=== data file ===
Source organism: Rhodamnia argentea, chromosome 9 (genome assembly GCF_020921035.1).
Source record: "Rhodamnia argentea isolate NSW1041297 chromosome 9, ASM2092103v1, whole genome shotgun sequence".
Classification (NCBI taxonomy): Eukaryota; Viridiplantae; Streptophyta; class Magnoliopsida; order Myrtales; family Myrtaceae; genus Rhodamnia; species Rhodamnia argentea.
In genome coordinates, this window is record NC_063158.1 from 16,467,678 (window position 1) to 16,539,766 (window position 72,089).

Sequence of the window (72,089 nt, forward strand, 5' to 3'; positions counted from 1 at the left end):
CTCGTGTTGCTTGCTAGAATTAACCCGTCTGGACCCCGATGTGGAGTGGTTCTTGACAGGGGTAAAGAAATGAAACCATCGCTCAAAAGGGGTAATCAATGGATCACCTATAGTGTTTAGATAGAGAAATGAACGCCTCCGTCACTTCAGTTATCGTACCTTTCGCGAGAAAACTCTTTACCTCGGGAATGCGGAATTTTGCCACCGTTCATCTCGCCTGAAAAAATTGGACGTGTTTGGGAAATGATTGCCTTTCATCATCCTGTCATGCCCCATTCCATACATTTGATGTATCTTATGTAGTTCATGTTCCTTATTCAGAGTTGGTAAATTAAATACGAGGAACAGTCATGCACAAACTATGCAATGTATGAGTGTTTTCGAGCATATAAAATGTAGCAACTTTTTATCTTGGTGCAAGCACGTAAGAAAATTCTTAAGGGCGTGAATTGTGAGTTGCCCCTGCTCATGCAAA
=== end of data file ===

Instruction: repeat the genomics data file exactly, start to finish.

Source organism: Rhodamnia argentea, chromosome 9 (genome assembly GCF_020921035.1).
Source record: "Rhodamnia argentea isolate NSW1041297 chromosome 9, ASM2092103v1, whole genome shotgun sequence".
Classification (NCBI taxonomy): Eukaryota; Viridiplantae; Streptophyta; class Magnoliopsida; order Myrtales; family Myrtaceae; genus Rhodamnia; species Rhodamnia argentea.
In genome coordinates, this window is record NC_063158.1 from 16,467,678 (window position 1) to 16,539,766 (window position 72,089).

Sequence of the window (72,089 nt, forward strand, 5' to 3'; positions counted from 1 at the left end):
CTCGTGTTGCTTGCTAGAATTAACCCGTCTGGACCCCGATGTGGAGTGGTTCTTGACAGGGGTAAAGAAATGAAACCATCGCTCAAAAGGGGTAATCAATGGATCACCTATAGTGTTTAGATAGAGAAATGAACGCCTCCGTCACTTCAGTTATCGTACCTTTCGCGAGAAAACTCTTTACCTCGGGAATGCGGAATTTTGCCACCGTTCATCTCGCCTGAAAAAATTGGACGTGTTTGGGAAATGATTGCCTTTCATCATCCTGTCATGCCCCATTCCATACATTTGATGTATCTTATGTAGTTCATGTTCCTTATTCAGAGTTGGTAAATTAAATACGAGGAACAGTCATGCACAAACTATGCAATGTATGAGTGTTTTCGAGCATATAAAATGTAGCAACTTTTTATCTTGGTGCAAGCACGTAAGAAAATTCTTAAGGGCGTGAATTGTGAGTTGCCCCTGCTCATGCAAA